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No Changes Planned for General Staff, Putin Says

Putin meets with top defense officials. kremlin.ru

President Vladimir Putin said Wednesday that he does not plan to make any personnel changes to Russia’s General Staff following the ouster of longtime Defense Minister Sergei Shoigu earlier this week.

General Valery Gerasimov will appear to maintain his position as chief of Russia’s General Staff, the central organ of command of the country’s armed forces, despite the ongoing government shakeup as Putin assumes his fifth presidential term.

Since Gerasimov reports directly to the Russian leader, the move signals that incoming Defense Minister Andrei Belousov, an economist and former first deputy prime minister, will have little influence over day-to-day decisions on the battlefield in Ukraine.

“As for the General Staff and the entire structure that ensures combat operations, there are no changes here and no planned changes,” Putin told a meeting of top generals, which included Gerasimov, Belousov, and his predecessor, the new Security Council Secretary Sergei Shoigu.

“I want this to be clear to everyone,” he added.

Putin said that a “combat operations unit has been established, is functioning rhythmically and successfully, and no changes are envisioned here,” while also expressing confidence in the Russian forces’ positions in Ukraine.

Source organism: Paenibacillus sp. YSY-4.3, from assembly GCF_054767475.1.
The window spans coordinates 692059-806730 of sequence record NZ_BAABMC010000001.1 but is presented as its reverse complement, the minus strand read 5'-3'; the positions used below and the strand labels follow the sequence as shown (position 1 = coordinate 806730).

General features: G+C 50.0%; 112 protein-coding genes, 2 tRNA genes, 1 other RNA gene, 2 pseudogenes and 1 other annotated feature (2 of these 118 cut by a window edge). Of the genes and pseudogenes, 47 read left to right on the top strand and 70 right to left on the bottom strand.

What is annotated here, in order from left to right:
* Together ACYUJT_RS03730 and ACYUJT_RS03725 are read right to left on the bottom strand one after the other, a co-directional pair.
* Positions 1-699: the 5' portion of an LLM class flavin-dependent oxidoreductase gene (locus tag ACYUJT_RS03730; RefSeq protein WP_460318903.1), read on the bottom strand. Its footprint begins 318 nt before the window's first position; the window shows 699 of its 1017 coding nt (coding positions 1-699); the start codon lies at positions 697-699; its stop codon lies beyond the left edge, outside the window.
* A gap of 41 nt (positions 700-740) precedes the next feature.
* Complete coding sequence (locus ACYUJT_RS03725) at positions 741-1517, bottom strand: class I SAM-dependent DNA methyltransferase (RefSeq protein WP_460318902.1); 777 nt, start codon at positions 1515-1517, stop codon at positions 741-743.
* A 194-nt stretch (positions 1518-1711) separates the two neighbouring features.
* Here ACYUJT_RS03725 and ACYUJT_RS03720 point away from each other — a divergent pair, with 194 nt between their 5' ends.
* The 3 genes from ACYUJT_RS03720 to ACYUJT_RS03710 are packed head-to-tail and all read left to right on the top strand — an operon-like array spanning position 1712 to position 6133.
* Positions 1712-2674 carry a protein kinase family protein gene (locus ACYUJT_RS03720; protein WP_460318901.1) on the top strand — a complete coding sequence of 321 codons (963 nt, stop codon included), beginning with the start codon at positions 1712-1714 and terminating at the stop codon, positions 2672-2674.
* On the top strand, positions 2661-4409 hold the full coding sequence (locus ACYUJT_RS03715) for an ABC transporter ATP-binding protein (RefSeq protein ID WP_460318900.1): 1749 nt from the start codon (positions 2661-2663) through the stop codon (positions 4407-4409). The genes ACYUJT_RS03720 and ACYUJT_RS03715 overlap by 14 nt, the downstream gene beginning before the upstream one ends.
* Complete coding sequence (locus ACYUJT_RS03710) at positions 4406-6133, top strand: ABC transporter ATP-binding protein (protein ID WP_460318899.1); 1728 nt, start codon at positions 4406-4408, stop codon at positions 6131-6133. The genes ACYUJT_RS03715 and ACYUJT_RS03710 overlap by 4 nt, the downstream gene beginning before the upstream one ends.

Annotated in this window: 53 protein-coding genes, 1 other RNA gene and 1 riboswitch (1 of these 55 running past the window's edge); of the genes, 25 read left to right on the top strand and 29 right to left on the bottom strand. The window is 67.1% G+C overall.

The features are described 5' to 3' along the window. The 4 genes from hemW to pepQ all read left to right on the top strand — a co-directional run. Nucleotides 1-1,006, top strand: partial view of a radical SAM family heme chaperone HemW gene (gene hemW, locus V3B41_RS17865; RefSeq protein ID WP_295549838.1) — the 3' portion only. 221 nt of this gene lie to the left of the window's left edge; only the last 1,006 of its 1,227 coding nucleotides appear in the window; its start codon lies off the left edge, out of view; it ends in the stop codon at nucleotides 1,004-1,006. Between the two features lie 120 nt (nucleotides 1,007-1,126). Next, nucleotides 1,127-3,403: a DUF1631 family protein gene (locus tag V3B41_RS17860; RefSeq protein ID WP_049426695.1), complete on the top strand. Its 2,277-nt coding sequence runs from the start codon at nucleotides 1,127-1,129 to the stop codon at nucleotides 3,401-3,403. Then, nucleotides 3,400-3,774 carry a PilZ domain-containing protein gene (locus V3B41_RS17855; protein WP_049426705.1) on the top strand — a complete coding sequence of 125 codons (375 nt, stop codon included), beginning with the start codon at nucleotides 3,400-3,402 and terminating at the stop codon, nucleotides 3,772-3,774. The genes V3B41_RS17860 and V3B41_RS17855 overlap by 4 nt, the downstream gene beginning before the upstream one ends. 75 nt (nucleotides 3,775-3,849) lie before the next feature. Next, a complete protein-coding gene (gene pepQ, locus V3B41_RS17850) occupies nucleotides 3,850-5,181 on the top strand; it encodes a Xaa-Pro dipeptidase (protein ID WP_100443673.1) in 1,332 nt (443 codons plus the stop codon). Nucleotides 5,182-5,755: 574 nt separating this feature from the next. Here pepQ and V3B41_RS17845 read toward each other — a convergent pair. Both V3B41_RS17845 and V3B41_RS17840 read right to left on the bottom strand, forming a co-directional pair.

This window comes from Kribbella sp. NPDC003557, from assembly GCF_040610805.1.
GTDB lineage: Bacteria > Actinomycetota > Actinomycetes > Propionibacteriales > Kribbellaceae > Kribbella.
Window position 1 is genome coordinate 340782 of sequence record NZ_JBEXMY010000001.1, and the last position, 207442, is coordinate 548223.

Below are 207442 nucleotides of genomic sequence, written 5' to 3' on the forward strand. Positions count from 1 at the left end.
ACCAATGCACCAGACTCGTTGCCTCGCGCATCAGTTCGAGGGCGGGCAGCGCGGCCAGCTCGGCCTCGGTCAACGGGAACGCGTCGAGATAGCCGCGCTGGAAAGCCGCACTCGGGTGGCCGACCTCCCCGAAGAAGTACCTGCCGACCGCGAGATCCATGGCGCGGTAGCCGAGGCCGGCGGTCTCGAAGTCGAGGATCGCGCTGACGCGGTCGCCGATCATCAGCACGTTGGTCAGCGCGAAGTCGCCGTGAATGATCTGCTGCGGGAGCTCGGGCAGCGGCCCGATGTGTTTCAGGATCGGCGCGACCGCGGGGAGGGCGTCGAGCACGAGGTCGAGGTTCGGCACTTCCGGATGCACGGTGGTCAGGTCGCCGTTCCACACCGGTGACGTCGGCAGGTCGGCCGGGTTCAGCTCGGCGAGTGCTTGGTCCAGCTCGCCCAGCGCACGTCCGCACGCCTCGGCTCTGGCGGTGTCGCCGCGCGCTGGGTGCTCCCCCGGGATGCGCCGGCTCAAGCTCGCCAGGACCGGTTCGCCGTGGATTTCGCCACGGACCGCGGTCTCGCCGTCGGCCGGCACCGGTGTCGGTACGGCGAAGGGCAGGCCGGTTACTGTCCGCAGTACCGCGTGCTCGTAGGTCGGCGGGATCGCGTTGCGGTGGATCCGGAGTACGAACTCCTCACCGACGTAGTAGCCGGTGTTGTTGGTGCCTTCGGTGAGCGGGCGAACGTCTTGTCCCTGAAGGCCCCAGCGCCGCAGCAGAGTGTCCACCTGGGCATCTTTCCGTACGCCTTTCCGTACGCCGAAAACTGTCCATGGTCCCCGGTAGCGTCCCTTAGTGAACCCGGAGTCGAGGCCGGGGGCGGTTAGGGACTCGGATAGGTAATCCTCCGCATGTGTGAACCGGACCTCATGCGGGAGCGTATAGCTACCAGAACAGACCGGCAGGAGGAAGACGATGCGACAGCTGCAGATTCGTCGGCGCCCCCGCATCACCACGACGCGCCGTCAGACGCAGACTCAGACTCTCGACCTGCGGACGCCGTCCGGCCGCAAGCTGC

According to the Kremlin chief, Gerasimov will work with Shoigu, who will also lead the presidential defense industry commission, in order to “ensure our obligations to our partners in arms supplies to foreign markets” while prioritizing “the needs of our armed forces.”

“This combination is very subtle and important,” he said.

Putin also explained that he decided to appoint Belousov as the Defense Minister due to Russia’s ballooning defense and security spending, which the president said will total “a little over 8.7%” in 2024.

“Of course, he [Belousov] understands perfectly well what needs to be done to integrate the economy of the entire security bloc — and the Defense Ministry as its key link — into the overall economy,” Putin said.

“This is extremely important, meaning this involves both the innovative development of industry while taking into account the economic and budgetary capabilities,” he added.

Gerasimov’s future as the General Staff chief has long been in doubt given his unpopularity and handling of the war in Ukraine. While Putin on Wednesday sought to quell suspicions that he may oust the general soon, some analysts have speculated that Beolusov himself could replace Gerasimov once he has settled into his new role as defense minister.

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